Are You Worth Your Price?

A few days ago, I submitted two proposals to update websites. While they needed different things, I gave both of them the same deal: a web audit and then website updates based on the recommendations needed. The interactions between both people were beyond different.

The first one was for a writing company that was looking to make their site responsive on mobile devices. Several people had given an offer, but mine was the most expensive. I easily got asked “what makes you worth the higher price?” My answer was simple: I provided value. I have a team of people that work with me to give the best experience possible and the web audit provides clarity into other issues the client may not know about, which is going above and beyond what is asked for. The woman recruiting was very impressed with my answers, but didn’t hire me because of the price.

The other one was for a lifestyle brand that was looking to tweak their design to improve the user experience. This time, I was speaking directly to the person owning the site, but the marketer who was helping her with her brand. I gave her the same deal I gave the previous company, but I got a different question, “Is your price the same regardless of the scope of work?'“ After chatting with her more, I was able to raise my price and be accepted for that cost as I was seen as worthy of costing that much.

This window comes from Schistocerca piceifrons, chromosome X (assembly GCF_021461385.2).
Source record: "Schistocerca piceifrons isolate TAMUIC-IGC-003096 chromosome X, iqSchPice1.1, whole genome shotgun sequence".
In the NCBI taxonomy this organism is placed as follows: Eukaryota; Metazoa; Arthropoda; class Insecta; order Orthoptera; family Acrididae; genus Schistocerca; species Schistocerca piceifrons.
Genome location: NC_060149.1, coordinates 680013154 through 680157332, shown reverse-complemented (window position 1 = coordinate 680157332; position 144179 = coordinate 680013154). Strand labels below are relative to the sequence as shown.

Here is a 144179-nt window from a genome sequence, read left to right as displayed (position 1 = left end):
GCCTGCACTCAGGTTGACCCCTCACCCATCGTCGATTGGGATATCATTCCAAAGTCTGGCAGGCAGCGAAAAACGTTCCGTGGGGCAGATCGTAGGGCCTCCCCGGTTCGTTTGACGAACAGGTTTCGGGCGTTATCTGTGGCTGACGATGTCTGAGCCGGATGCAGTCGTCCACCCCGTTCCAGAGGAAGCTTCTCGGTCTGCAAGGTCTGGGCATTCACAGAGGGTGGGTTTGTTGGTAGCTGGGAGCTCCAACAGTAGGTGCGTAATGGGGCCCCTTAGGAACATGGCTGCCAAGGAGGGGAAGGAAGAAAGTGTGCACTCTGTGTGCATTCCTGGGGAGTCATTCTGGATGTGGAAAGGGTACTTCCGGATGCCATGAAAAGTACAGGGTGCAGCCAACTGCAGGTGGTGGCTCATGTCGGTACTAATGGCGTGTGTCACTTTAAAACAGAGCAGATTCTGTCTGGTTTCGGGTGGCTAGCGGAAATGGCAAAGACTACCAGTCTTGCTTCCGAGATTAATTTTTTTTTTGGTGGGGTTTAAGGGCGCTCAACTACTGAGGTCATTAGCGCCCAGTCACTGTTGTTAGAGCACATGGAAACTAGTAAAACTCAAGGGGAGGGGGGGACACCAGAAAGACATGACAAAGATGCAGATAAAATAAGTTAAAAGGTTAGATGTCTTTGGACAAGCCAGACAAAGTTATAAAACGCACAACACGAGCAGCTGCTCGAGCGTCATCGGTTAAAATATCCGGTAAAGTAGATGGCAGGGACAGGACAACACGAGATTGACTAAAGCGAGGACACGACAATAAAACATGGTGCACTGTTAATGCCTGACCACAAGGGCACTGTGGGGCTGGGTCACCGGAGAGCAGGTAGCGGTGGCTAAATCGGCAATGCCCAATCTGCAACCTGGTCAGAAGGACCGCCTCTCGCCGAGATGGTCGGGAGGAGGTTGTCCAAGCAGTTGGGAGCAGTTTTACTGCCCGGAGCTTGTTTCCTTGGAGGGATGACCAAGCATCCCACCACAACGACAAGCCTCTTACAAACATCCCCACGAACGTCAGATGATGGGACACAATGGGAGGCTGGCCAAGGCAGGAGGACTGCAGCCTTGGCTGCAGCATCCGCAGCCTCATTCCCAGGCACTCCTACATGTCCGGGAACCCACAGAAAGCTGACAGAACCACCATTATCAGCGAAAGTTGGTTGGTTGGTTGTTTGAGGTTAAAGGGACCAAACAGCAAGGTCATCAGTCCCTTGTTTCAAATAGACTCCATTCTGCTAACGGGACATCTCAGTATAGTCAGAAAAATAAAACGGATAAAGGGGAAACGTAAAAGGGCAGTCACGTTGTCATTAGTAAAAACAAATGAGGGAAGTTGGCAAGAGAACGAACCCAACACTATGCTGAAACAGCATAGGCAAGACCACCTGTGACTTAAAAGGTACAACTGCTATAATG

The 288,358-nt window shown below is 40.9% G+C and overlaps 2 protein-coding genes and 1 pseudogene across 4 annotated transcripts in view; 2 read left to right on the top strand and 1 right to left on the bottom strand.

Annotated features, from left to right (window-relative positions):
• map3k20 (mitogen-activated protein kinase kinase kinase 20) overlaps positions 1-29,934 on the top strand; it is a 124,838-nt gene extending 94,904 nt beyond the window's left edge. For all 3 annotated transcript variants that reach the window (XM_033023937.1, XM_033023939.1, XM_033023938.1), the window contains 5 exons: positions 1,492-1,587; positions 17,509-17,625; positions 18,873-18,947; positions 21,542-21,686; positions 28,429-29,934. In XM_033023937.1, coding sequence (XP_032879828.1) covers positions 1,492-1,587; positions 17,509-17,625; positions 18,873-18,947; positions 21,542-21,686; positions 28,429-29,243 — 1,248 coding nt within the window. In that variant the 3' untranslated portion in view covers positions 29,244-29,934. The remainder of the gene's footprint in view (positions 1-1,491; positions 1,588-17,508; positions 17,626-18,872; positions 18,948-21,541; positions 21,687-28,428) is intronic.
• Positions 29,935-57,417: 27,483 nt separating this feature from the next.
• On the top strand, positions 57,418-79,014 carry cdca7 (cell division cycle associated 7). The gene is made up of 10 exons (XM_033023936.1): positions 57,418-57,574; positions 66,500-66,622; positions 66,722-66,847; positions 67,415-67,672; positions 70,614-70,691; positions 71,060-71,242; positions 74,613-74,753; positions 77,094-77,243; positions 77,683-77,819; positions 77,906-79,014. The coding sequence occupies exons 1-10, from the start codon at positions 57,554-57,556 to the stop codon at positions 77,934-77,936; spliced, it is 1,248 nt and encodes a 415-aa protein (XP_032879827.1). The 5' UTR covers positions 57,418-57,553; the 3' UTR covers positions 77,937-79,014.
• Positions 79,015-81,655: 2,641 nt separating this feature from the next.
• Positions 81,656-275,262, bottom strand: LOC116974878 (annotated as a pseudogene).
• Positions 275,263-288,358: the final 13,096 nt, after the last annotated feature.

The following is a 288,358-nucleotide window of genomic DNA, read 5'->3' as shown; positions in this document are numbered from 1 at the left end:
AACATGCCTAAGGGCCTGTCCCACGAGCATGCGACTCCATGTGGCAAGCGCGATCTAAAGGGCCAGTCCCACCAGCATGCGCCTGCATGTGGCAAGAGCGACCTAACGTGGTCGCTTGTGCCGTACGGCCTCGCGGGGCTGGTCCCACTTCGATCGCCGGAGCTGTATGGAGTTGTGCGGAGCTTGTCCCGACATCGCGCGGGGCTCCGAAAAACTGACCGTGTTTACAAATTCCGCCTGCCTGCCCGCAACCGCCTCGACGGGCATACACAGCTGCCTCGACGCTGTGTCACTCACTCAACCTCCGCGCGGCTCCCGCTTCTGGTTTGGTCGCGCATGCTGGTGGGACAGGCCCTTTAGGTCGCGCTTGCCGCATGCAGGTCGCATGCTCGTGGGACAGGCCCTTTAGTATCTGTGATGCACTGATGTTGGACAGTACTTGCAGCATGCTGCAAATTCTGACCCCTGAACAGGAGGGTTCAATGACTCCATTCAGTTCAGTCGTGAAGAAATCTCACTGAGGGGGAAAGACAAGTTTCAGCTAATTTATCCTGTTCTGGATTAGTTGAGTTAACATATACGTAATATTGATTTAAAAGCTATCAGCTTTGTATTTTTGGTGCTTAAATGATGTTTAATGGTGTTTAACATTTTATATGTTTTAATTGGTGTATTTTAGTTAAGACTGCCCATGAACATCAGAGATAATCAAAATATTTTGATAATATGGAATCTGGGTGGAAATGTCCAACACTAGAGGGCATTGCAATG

The topic of how much you charge for your services comes up a lot when you’re a freelancer or entrepreneur.

If you charge too low, you can’t pay your bills. If you charge too high, you alienate your core base. So how do you know how much to charge? You listen to your target audience. They already have an idea of what they want to pay for your services and know they can’t do certain things themselves. It’s your job to listen to them and provide a price that shows off your value to their business.

I’ve had several people tell me that my prices are too high for what I’m offering, including people in my own industry. Guess what? They weren’t part of my target audience and were expecting lower prices because they wanted a better deal. If you play the price game, it’s going to be a race to the bottom because someone is always going to be cheaper. If you play the value game, you’ll get the clients who see how much you’re worth.

Kylie TiffinComment